“It would be very easy to turn straight away to the practical workshop aspects of improving the performance of two stroke engines. Eventually, of course, we must do so and we will. But, where two stroke engines are concerned, many people are fumbling in the dark, or, what is worse, weighed down with jargon and fatuous `theories` that are not even understood by the people who propagate them”.
The above is the opening paragraph of the first in a series of articles, by a very well- known and respected author, published in Classic Racer magazine back in 1985 entitled, `Two-stroke Tuning`, indeed I have one of his books and is an excellent and constant reference source. This first article established the author`s general overview of the specific subject and then concentrated on exhaust and inlet matters, with rather more emphasis on the former.
At the heart of the reasoning is the phenomenon of the so called `Kadenacy effect`, and you can be forgiven for raising an eyebrow and asking just what is that?
Michel Kadenacy, a Hungarian national, filed a patent during 1936 safeguarding his` invention`.
We now move on to 1945 and Paul Schweitzer who published a book entitled `Scavenging of two-stroke diesel engines`, in this book the author describes that the essence of the Kadenacy system is “ the depression created in the cylinder by a well-timed rapid opening of the exhaust”. The book goes on further to describe how the fresh charge from the transfer ports is not required to push out any of the exhaust gasses, on the contrary, the fresh charge is drawn in by the outrushing exhaust gas with no mixing of the two.
So; no mention at all of any effects from the remainder of the exhaust pipe, indeed throughout the whole magazine article there is only vague references made to any suitable pipe profile proportions with no reference at all of diameters?
The final paragraph of the magazine`s exhaust section of the article`s, informed instruction, is the most startling of all, and again I quote.
“At this point, let us demolish a myth----that of the `positive wave` arriving (from heaven knows where) just in the nick of time, to stuff escaping mixture back through the exhaust port. If such a wave existed----in defiance of the laws of acoustics-----it would have to travel through the exhaust gas, thus causing the very reverse flow that Kadenacy wished to avoid, and stuffing exhaust gas as well as escaping mixture back into the cylinder. Fortunately it does not happen”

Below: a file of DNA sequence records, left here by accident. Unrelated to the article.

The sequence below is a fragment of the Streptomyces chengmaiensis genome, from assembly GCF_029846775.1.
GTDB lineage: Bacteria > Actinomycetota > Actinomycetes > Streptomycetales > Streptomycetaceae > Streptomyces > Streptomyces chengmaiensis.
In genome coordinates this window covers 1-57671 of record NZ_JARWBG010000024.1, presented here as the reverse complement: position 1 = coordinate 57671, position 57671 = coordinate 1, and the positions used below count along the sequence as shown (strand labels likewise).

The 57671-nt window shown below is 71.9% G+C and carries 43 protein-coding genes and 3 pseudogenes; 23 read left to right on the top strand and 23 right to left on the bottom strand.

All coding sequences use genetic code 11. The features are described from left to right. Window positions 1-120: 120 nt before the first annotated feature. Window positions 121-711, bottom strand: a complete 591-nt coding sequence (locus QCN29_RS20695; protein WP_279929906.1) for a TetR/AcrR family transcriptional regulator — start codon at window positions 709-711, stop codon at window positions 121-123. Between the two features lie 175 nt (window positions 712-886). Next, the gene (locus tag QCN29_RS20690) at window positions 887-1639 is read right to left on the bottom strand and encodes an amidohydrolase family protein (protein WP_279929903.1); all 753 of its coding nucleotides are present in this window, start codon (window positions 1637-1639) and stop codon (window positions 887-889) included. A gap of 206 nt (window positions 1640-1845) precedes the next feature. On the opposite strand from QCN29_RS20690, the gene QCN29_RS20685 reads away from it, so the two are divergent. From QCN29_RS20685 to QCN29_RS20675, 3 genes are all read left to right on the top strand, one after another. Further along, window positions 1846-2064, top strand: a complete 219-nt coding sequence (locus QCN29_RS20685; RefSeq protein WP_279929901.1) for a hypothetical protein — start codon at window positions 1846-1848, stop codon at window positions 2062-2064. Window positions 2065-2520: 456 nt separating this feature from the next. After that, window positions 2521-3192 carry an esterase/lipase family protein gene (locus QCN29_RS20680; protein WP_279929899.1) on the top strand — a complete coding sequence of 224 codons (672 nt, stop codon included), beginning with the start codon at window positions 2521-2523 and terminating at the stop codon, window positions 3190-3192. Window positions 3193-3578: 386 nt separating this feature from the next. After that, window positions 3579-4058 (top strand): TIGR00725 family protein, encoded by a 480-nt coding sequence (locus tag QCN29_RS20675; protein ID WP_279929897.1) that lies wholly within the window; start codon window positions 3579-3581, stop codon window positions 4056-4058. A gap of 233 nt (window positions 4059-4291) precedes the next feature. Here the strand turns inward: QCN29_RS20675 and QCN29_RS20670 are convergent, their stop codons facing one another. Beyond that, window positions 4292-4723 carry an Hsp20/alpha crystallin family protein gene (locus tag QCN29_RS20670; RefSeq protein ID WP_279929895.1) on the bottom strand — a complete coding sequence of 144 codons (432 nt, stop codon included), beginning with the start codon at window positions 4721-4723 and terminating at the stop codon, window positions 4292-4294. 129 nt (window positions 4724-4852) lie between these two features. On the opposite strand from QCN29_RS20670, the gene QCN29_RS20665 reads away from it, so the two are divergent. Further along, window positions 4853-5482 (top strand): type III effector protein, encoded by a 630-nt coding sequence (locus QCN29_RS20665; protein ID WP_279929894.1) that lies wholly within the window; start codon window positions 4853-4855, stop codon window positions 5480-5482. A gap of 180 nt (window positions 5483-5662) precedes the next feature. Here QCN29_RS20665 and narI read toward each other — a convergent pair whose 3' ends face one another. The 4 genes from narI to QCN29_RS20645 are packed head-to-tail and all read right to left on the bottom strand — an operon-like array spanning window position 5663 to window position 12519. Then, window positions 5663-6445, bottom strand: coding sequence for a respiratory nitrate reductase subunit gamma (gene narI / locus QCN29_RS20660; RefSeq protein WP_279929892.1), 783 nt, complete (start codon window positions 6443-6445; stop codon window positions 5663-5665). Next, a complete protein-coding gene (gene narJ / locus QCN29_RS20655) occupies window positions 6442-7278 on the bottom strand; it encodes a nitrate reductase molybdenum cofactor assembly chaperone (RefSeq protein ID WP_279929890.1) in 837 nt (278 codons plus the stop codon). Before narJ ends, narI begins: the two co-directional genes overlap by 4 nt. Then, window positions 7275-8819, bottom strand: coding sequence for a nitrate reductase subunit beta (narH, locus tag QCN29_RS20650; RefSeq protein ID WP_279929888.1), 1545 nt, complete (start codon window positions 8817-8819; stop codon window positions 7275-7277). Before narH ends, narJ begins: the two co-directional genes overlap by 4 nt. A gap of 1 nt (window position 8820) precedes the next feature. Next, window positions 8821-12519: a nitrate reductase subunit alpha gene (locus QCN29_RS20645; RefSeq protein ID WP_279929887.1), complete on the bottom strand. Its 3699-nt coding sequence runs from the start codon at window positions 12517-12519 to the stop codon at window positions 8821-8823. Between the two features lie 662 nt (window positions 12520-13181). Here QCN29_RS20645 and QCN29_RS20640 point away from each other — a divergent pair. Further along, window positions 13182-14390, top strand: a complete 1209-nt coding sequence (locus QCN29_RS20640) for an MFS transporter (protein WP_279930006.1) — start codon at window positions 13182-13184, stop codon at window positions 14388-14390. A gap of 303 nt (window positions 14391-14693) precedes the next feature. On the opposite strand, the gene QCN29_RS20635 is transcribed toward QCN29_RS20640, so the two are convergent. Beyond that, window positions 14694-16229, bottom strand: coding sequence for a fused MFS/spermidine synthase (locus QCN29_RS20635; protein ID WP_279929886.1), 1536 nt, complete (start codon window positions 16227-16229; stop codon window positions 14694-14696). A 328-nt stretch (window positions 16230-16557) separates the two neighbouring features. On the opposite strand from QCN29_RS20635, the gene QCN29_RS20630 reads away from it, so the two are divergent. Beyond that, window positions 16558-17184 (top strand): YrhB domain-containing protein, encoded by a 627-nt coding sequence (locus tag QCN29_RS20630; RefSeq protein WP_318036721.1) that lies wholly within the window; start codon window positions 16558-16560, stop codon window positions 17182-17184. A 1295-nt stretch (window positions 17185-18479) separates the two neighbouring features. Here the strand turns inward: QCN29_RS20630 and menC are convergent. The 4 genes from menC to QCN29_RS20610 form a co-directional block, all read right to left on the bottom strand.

In his 1936 patent, Kadenacy made extravagant claims stating that the exhaust gasses left the cylinder with ballistic velocities, leaving behind a vacuum that could be used for inducing fresh charge into the cylinder
These claims inspired many research workers to challenge the legitimacy of Kadenacy`s theory and, as a result the wider subject of fluid dynamic flow theory was examined and subsequently established and expanded on.
Work at Birmingham University around 1948 investigated fluid flow blowdown using a test rig together with the expanding theories of unsteady gas dynamics. This work showed clearly that there was no substance at all in Kadency`s claims!
There are a great many authoritative documents from throughout mainland Europe published by august research centres and universities, extending into the late 1950s, concurring with the pioneering, post-war work at Birmingham University and their collective opinion
as to the lack of validity of Kadenacy`s claims.
I`m sure we are all of us well aware of the SAE publication, in 1970, of Blair`s work at QUB and his and his teams research into a mathematical solution of exhaust pipe design. This work together with subsequent fine tuning has formed the basis for numerous commercial software packages readily available to would be two-stroke tuners.
If all of this information, with little research was readily available in 1985 why then should anyone attempting to assist budding two-stroke tuners embrace, then espouse a design concept that had been comprehensively discredited more than thirty years earlier?
If nothing else it serves to reinforce the advice that one should treat with some caution a good deal of the information that is offered from so called informed sources from last century!
The final sentence from the opening paragraph of this post perhaps says all we need to know?
Enjoy your day.